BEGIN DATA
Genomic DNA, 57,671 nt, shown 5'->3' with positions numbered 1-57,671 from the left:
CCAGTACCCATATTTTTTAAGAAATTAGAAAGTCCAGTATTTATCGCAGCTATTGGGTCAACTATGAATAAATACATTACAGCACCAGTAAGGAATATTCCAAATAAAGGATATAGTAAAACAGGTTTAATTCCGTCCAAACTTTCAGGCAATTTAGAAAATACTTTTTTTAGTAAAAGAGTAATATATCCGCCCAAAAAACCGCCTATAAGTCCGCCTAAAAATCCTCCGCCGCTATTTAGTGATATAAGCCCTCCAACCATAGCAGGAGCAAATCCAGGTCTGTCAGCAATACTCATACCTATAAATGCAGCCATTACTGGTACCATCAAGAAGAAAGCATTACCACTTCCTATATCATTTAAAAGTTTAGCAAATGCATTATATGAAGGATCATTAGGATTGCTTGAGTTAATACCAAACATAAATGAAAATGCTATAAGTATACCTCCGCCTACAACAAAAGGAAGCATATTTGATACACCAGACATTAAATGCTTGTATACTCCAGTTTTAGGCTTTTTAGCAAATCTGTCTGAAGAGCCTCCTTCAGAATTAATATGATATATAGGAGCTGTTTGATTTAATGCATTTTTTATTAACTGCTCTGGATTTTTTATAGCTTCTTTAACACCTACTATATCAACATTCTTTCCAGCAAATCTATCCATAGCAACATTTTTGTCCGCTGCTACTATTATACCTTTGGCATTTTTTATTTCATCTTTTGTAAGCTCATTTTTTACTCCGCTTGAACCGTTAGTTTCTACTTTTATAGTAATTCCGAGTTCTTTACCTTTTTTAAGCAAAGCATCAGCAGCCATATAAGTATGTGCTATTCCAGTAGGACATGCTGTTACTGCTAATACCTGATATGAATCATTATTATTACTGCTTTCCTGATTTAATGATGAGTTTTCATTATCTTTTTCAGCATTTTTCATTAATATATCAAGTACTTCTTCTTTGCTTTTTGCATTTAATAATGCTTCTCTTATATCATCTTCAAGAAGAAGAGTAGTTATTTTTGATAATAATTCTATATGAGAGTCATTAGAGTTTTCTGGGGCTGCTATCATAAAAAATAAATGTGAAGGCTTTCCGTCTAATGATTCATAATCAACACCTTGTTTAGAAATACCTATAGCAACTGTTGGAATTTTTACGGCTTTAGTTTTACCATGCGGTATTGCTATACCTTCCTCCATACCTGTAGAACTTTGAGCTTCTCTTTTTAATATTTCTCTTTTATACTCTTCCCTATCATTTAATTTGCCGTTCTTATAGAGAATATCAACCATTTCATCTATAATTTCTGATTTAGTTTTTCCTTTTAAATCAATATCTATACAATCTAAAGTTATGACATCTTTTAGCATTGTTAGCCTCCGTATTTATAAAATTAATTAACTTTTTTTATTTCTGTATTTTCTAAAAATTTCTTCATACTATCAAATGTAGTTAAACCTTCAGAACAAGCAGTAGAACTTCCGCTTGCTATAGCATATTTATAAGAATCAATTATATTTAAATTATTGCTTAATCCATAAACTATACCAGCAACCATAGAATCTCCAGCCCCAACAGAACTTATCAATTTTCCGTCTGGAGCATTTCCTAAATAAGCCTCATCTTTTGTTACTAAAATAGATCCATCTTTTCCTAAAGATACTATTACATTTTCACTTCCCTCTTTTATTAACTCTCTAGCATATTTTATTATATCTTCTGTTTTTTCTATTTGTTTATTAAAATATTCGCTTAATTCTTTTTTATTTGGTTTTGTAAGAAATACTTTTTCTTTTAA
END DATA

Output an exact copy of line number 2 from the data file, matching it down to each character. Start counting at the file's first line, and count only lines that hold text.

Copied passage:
CCAGTACCCATATTTTTTAAGAAATTAGAAAGTCCAGTATTTATCGCAGCTATTGGGTCAACTATGAATAAATACATTACAGCACCAGTAAGGAATATTCCAAATAAAGGATATAGTAAAACAGGTTTAATTCCGTCCAAACTTTCAGGCAATTTAGAAAATACTTTTTTTAGTAAAAGAGTAATATATCCGCCCAAAAAACCGCCTATAAGTCCGCCTAAAAATCCTCCGCCGCTATTTAGTGATATAAGCCCTCCAACCATAGCAGGAGCAAATCCAGGTCTGTCAGCAATACTCATACCTATAAATGCAGCCATTACTGGTACCATCAAGAAGAAAGCATTACCACTTCCTATATCATTTAAAAGTTTAGCAAATGCATTATATGAAGGATCATTAGGATTGCTTGAGTTAATACCAAACATAAATGAAAATGCTATAAGTATACCTCCGCCTACAACAAAAGGAAGCATATTTGATACACCAGACATTAAATGCTTGTATACTCCAGTTTTAGGCTTTTTAGCAAATCTGTCTGAAGAGCCTCCTTCAGAATTAATATGATATATAGGAGCTGTTTGATTTAATGCATTTTTTATTAACTGCTCTGGATTTTTTATAGCTTCTTTAACACCTACTATATCAACATTCTTTCCAGCAAATCTATCCATAGCAACATTTTTGTCCGCTGCTACTATTATACCTTTGGCATTTTTTATTTCATCTTTTGTAAGCTCATTTTTTACTCCGCTTGAACCGTTAGTTTCTACTTTTATAGTAATTCCGAGTTCTTTACCTTTTTTAAGCAAAGCATCAGCAGCCATATAAGTATGTGCTATTCCAGTAGGACATGCTGTTACTGCTAATACCTGATATGAATCATTATTATTACTGCTTTCCTGATTTAATGATGAGTTTTCATTATCTTTTTCAGCATTTTTCATTAATATATCAAGTACTTCTTCTTTGCTTTTTGCATTTAATAATGCTTCTCTTATATCATCTTCAAGAAGAAGAGTAGTTATTTTTGATAATAATTCTATATGAGAGTCATTAGAGTTTTCTGGGGCTGCTATCATAAAAAATAAATGTGAAGGCTTTCCGTCTAATGATTCATAATCAACACCTTGTTTAGAAATACCTATAGCAACTGTTGGAATTTTTACGGCTTTAGTTTTACCATGCGGTATTGCTATACCTTCCTCCATACCTGTAGAACTTTGAGCTTCTCTTTTTAATATTTCTCTTTTATACTCTTCCCTATCATTTAATTTGCCGTTCTTATAGAGAATATCAACCATTTCATCTATAATTTCTGATTTAGTTTTTCCTTTTAAATCAATATCTATACAATCTAAAGTTATGACATCTTTTAGCATTGTTAGCCTCCGTATTTATAAAATTAATTAACTTTTTTTATTTCTGTATTTTCTAAAAATTTCTTCATACTATCAAATGTAGTTAAACCTTCAGAACAAGCAGTAGAACTTCCGCTTGCTATAGCATATTTATAAGAATCAATTATATTTAAATTATTGCTTAATCCATAAACTATACCAGCAACCATAGAATCTCCAGCCCCAACAGAACTTATCAATTTTCCGTCTGGAGCATTTCCTAAATAAGCCTCATCTTTTGTTACTAAAATAGATCCATCTTTTCCTAAAGATACTATTACATTTTCACTTCCCTCTTTTATTAACTCTCTAGCATATTTTATTATATCTTCTGTTTTTTCTATTTGTTTATTAAAATATTCGCTTAATTCTTTTTTATTTGGTTTTGTAAGAAATACTTTTTCTTTTAA